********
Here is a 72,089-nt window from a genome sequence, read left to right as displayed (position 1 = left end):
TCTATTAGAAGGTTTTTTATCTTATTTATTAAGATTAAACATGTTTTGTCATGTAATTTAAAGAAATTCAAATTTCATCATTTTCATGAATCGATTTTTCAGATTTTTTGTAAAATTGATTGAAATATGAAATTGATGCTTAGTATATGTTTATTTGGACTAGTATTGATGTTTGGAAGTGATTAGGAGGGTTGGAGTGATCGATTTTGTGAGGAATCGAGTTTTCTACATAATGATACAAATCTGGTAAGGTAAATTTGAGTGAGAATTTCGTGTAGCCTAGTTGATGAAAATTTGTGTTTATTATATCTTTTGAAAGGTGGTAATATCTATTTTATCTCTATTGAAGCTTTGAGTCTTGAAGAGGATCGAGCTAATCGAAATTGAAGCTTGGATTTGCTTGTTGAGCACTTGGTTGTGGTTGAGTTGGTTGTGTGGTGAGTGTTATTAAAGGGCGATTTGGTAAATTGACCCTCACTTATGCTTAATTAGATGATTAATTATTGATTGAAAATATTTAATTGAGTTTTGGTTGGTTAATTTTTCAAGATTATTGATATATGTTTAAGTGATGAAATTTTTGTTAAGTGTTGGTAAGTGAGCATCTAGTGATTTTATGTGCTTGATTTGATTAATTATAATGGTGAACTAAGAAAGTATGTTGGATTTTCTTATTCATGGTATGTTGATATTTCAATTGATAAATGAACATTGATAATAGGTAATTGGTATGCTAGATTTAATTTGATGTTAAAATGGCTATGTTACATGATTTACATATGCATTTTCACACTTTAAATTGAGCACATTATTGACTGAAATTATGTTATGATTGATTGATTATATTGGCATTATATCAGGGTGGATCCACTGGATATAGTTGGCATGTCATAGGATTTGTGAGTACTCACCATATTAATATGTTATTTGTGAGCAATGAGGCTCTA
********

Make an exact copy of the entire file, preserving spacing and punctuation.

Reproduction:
Here is a 72,089-nt window from a genome sequence, read left to right as displayed (position 1 = left end):
TCTATTAGAAGGTTTTTTATCTTATTTATTAAGATTAAACATGTTTTGTCATGTAATTTAAAGAAATTCAAATTTCATCATTTTCATGAATCGATTTTTCAGATTTTTTGTAAAATTGATTGAAATATGAAATTGATGCTTAGTATATGTTTATTTGGACTAGTATTGATGTTTGGAAGTGATTAGGAGGGTTGGAGTGATCGATTTTGTGAGGAATCGAGTTTTCTACATAATGATACAAATCTGGTAAGGTAAATTTGAGTGAGAATTTCGTGTAGCCTAGTTGATGAAAATTTGTGTTTATTATATCTTTTGAAAGGTGGTAATATCTATTTTATCTCTATTGAAGCTTTGAGTCTTGAAGAGGATCGAGCTAATCGAAATTGAAGCTTGGATTTGCTTGTTGAGCACTTGGTTGTGGTTGAGTTGGTTGTGTGGTGAGTGTTATTAAAGGGCGATTTGGTAAATTGACCCTCACTTATGCTTAATTAGATGATTAATTATTGATTGAAAATATTTAATTGAGTTTTGGTTGGTTAATTTTTCAAGATTATTGATATATGTTTAAGTGATGAAATTTTTGTTAAGTGTTGGTAAGTGAGCATCTAGTGATTTTATGTGCTTGATTTGATTAATTATAATGGTGAACTAAGAAAGTATGTTGGATTTTCTTATTCATGGTATGTTGATATTTCAATTGATAAATGAACATTGATAATAGGTAATTGGTATGCTAGATTTAATTTGATGTTAAAATGGCTATGTTACATGATTTACATATGCATTTTCACACTTTAAATTGAGCACATTATTGACTGAAATTATGTTATGATTGATTGATTATATTGGCATTATATCAGGGTGGATCCACTGGATATAGTTGGCATGTCATAGGATTTGTGAGTACTCACCATATTAATATGTTATTTGTGAGCAATGAGGCTCTA